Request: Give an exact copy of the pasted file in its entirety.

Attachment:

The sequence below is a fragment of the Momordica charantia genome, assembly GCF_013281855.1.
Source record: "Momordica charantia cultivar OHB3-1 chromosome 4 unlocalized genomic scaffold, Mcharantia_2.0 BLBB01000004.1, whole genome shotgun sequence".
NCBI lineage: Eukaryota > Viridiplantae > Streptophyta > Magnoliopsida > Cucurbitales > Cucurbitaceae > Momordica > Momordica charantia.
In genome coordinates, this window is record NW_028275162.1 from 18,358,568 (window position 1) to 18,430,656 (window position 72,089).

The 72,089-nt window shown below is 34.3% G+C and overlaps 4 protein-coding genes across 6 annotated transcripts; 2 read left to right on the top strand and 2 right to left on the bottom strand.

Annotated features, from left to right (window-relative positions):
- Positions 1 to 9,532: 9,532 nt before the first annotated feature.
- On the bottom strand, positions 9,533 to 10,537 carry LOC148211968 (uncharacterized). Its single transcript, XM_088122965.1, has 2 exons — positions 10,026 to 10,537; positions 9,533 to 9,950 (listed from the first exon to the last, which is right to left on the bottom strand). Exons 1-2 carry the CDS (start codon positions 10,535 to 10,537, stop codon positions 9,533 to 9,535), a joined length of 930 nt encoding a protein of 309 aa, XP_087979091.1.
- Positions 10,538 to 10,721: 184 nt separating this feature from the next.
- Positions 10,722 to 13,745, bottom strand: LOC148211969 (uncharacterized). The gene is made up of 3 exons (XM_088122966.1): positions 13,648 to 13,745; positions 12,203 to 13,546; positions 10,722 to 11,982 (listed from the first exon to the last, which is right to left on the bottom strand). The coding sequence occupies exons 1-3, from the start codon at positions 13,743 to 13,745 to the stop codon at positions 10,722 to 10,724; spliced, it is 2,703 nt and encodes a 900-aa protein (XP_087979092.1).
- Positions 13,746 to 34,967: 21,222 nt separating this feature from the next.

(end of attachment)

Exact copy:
The sequence below is a fragment of the Momordica charantia genome, assembly GCF_013281855.1.
Source record: "Momordica charantia cultivar OHB3-1 chromosome 4 unlocalized genomic scaffold, Mcharantia_2.0 BLBB01000004.1, whole genome shotgun sequence".
NCBI lineage: Eukaryota > Viridiplantae > Streptophyta > Magnoliopsida > Cucurbitales > Cucurbitaceae > Momordica > Momordica charantia.
In genome coordinates, this window is record NW_028275162.1 from 18,358,568 (window position 1) to 18,430,656 (window position 72,089).

The 72,089-nt window shown below is 34.3% G+C and overlaps 4 protein-coding genes across 6 annotated transcripts; 2 read left to right on the top strand and 2 right to left on the bottom strand.

Annotated features, from left to right (window-relative positions):
- Positions 1 to 9,532: 9,532 nt before the first annotated feature.
- On the bottom strand, positions 9,533 to 10,537 carry LOC148211968 (uncharacterized). Its single transcript, XM_088122965.1, has 2 exons — positions 10,026 to 10,537; positions 9,533 to 9,950 (listed from the first exon to the last, which is right to left on the bottom strand). Exons 1-2 carry the CDS (start codon positions 10,535 to 10,537, stop codon positions 9,533 to 9,535), a joined length of 930 nt encoding a protein of 309 aa, XP_087979091.1.
- Positions 10,538 to 10,721: 184 nt separating this feature from the next.
- Positions 10,722 to 13,745, bottom strand: LOC148211969 (uncharacterized). The gene is made up of 3 exons (XM_088122966.1): positions 13,648 to 13,745; positions 12,203 to 13,546; positions 10,722 to 11,982 (listed from the first exon to the last, which is right to left on the bottom strand). The coding sequence occupies exons 1-3, from the start codon at positions 13,743 to 13,745 to the stop codon at positions 10,722 to 10,724; spliced, it is 2,703 nt and encodes a 900-aa protein (XP_087979092.1).
- Positions 13,746 to 34,967: 21,222 nt separating this feature from the next.